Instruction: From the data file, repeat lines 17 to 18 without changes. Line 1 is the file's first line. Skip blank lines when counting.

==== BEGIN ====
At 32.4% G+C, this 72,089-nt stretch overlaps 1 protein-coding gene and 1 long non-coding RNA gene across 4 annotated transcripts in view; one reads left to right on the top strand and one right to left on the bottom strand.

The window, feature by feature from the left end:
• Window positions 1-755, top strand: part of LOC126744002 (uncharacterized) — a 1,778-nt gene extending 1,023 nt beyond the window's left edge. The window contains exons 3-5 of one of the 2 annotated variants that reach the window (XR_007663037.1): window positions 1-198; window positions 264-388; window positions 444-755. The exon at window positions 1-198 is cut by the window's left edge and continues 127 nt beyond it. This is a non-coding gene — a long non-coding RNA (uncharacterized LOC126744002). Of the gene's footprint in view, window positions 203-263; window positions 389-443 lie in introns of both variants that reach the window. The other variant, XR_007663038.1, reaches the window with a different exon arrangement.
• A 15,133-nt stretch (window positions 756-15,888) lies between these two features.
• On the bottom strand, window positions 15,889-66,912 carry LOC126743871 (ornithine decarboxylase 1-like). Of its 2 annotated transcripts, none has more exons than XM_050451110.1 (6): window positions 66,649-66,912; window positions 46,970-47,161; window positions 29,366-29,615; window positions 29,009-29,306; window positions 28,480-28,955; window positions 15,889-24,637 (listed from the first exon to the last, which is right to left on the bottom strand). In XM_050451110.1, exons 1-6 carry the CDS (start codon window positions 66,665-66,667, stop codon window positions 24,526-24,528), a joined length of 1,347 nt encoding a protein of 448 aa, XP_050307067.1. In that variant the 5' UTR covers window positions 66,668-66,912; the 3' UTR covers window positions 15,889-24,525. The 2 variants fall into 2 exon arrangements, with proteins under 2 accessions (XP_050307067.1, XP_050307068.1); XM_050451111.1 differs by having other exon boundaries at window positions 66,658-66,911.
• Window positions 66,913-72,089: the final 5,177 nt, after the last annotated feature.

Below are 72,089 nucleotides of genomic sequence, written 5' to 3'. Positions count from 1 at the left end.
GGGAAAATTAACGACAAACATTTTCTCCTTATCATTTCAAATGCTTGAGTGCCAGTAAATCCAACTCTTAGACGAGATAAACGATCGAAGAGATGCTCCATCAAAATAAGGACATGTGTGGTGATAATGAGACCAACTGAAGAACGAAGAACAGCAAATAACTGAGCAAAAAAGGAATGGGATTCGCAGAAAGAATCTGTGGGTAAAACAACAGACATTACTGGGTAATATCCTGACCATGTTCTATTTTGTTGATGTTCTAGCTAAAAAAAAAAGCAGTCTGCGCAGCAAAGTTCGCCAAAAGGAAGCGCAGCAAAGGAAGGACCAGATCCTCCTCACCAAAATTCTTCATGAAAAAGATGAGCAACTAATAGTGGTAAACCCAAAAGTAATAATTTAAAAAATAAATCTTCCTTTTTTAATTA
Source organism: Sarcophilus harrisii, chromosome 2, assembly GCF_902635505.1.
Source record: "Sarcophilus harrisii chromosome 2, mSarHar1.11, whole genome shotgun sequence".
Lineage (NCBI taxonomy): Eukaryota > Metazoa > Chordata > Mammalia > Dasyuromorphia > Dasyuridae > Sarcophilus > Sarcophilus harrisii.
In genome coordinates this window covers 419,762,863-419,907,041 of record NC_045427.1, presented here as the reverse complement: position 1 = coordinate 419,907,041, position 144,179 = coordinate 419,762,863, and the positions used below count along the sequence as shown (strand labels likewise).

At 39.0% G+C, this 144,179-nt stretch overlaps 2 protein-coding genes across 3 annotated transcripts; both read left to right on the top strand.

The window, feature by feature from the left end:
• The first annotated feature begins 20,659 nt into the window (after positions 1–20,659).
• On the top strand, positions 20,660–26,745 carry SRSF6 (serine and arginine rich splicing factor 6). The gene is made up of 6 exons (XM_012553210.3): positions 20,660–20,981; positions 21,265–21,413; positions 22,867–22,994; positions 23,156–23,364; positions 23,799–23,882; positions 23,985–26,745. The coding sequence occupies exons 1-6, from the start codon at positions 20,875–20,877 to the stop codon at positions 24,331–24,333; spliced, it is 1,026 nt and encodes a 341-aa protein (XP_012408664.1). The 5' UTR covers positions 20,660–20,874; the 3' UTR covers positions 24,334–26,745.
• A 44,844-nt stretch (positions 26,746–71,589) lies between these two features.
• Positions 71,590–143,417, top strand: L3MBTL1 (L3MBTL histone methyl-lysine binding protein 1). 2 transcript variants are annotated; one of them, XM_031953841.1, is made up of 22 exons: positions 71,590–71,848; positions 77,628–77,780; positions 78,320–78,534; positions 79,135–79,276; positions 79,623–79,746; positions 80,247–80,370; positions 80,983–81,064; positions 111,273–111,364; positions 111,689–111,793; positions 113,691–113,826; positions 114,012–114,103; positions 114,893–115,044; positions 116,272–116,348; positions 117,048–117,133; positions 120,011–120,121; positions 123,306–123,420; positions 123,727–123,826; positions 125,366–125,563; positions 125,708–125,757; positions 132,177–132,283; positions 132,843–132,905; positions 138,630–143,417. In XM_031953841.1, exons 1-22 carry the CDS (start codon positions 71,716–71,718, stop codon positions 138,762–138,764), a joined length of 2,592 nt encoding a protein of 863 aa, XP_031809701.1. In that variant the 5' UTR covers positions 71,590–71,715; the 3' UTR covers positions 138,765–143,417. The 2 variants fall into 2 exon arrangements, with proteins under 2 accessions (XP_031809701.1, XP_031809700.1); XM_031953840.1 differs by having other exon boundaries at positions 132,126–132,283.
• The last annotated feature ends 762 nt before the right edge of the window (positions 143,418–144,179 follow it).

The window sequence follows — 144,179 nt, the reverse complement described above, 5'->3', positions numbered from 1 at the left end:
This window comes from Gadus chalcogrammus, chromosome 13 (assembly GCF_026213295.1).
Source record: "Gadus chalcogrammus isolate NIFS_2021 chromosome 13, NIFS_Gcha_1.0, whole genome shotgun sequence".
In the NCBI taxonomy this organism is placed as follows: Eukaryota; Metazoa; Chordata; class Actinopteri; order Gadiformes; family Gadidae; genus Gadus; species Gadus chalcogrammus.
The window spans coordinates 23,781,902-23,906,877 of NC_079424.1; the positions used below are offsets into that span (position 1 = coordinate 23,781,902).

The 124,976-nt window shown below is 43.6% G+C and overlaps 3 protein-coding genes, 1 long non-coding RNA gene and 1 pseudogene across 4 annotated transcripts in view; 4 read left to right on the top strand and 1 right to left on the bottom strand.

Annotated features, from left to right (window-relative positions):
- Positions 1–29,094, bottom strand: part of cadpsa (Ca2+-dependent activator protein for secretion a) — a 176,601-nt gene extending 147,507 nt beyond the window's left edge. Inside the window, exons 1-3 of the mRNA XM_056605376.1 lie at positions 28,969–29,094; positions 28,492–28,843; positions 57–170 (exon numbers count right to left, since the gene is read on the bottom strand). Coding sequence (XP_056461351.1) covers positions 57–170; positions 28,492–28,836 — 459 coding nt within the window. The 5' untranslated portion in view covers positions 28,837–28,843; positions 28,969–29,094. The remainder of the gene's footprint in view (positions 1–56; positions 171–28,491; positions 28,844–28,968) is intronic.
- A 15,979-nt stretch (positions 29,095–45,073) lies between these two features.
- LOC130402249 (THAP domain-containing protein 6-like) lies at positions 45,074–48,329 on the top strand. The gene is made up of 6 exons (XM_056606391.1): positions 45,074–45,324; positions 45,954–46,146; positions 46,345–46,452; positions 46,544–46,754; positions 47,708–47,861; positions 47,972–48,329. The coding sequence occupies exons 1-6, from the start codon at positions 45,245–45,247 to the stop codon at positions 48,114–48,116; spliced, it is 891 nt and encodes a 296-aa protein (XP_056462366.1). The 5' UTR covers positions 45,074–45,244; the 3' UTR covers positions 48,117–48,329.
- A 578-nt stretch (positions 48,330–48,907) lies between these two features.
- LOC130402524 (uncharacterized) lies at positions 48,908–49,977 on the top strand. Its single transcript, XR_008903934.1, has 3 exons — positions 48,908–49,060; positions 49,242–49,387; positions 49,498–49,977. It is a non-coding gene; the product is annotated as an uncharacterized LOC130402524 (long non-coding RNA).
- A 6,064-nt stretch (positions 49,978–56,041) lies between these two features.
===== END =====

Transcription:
• A 44,844-nt stretch (positions 26,746–71,589) lies between these two features.
• Positions 71,590–143,417, top strand: L3MBTL1 (L3MBTL histone methyl-lysine binding protein 1). 2 transcript variants are annotated; one of them, XM_031953841.1, is made up of 22 exons: positions 71,590–71,848; positions 77,628–77,780; positions 78,320–78,534; positions 79,135–79,276; positions 79,623–79,746; positions 80,247–80,370; positions 80,983–81,064; positions 111,273–111,364; positions 111,689–111,793; positions 113,691–113,826; positions 114,012–114,103; positions 114,893–115,044; positions 116,272–116,348; positions 117,048–117,133; positions 120,011–120,121; positions 123,306–123,420; positions 123,727–123,826; positions 125,366–125,563; positions 125,708–125,757; positions 132,177–132,283; positions 132,843–132,905; positions 138,630–143,417. In XM_031953841.1, exons 1-22 carry the CDS (start codon positions 71,716–71,718, stop codon positions 138,762–138,764), a joined length of 2,592 nt encoding a protein of 863 aa, XP_031809701.1. In that variant the 5' UTR covers positions 71,590–71,715; the 3' UTR covers positions 138,765–143,417. The 2 variants fall into 2 exon arrangements, with proteins under 2 accessions (XP_031809701.1, XP_031809700.1); XM_031953840.1 differs by having other exon boundaries at positions 132,126–132,283.